“The Boy” by Elihu Vedder

When in Rome, Make Art as the Romans Do!

This fountain topper marks a special place among New York and Italian artist Elihu Vedder’s works. Initially a painter, Vedder began exploring new media and turned to designing decorative objects in 1881. Around the same time, his career led him to Rome, an epicenter for the arts in the Western world. There, he collaborated with Charles Keck (1875-1951), another American artist, on a series of sculptures.

The Boy is the largest and perhaps most impressive byproduct of Vedder and Keck’s collaboration, a masterpiece of ancient Roman inspiration. Cast in bronze, it stands at nearly four feet between the boy, the basin overhead, and the screaming ram base. The impact of the city comes through in the base. Modeled after traditional Roman oil lamps, it calls viewers to dream of a bygone era. Sinister and unnerving, the ram demands attention, but the boy, balancing deftly atop it, commands mastery over the beast. Curiously, the artists originally sculpted the boy unclothed, but later added sparse garments, perhaps in order to juxtapose his modesty with the shock of the ram. Gaze at the innocent water-bearer and glean his secrets of pacification; use them to calm the masses at wild Hamilton parties.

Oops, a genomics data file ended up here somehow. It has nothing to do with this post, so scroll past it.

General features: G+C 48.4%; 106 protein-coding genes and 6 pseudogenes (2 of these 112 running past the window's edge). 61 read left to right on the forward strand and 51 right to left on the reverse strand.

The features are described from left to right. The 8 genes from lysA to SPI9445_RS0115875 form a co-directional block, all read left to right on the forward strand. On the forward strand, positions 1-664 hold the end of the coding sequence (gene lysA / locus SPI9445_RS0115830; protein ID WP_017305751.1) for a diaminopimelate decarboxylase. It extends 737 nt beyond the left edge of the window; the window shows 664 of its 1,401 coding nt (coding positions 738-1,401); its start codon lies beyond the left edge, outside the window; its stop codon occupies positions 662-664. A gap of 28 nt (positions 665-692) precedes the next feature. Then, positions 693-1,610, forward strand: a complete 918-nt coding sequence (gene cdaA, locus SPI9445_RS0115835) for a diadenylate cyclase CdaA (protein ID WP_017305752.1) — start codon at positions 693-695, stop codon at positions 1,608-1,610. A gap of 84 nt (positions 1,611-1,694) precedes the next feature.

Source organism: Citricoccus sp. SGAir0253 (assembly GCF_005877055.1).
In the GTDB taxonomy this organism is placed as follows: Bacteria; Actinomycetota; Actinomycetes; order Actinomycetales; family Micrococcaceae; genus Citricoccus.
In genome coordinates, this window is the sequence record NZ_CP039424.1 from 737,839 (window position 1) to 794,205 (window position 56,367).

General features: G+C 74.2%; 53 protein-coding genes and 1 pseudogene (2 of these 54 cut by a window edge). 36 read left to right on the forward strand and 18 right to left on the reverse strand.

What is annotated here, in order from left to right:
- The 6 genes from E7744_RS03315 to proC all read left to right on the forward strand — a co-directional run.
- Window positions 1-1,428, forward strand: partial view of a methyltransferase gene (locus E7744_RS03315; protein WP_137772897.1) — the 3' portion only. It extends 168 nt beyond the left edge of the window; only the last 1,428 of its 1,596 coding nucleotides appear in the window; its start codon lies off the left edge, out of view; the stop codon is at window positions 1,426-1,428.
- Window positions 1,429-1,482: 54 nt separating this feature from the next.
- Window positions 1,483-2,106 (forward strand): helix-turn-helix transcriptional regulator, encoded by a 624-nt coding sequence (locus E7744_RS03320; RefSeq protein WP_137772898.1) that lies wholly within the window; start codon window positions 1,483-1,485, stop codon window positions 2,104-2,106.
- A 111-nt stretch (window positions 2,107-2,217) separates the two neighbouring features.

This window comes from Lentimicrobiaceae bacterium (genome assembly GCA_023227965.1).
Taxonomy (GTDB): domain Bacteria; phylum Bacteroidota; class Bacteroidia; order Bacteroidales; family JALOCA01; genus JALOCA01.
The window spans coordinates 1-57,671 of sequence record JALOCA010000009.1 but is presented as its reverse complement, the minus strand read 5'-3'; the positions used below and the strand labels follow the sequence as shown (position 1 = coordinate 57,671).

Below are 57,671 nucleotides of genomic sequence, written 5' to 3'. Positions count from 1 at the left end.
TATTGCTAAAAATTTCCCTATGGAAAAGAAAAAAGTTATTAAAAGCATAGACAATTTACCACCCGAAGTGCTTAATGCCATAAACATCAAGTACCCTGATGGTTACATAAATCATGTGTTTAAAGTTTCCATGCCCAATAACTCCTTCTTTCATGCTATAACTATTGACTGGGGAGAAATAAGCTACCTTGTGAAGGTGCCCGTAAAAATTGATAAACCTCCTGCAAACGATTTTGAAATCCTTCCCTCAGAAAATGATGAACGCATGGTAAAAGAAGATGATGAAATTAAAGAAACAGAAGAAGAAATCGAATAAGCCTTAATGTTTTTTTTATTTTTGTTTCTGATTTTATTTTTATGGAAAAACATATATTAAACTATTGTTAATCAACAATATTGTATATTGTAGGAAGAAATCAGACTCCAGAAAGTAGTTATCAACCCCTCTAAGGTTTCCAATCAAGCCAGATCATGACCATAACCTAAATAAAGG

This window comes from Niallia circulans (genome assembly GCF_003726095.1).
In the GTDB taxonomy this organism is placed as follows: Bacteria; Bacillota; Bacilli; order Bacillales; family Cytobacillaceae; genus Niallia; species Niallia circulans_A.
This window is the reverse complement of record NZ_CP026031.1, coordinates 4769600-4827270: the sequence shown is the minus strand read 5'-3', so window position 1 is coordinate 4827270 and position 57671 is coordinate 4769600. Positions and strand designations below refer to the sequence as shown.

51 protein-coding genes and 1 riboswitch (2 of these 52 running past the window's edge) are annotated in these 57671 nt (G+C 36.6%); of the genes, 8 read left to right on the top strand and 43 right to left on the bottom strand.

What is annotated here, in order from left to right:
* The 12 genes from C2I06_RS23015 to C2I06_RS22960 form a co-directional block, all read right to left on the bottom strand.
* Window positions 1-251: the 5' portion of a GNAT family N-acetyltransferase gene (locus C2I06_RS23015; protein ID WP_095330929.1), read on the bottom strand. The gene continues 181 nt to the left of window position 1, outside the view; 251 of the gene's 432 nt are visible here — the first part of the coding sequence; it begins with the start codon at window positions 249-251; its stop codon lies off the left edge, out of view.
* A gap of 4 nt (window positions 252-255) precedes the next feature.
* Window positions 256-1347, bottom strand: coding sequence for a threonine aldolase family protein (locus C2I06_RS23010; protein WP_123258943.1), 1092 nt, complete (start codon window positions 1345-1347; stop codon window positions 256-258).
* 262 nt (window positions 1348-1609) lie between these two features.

Allison Donlan and Jack Zogheb


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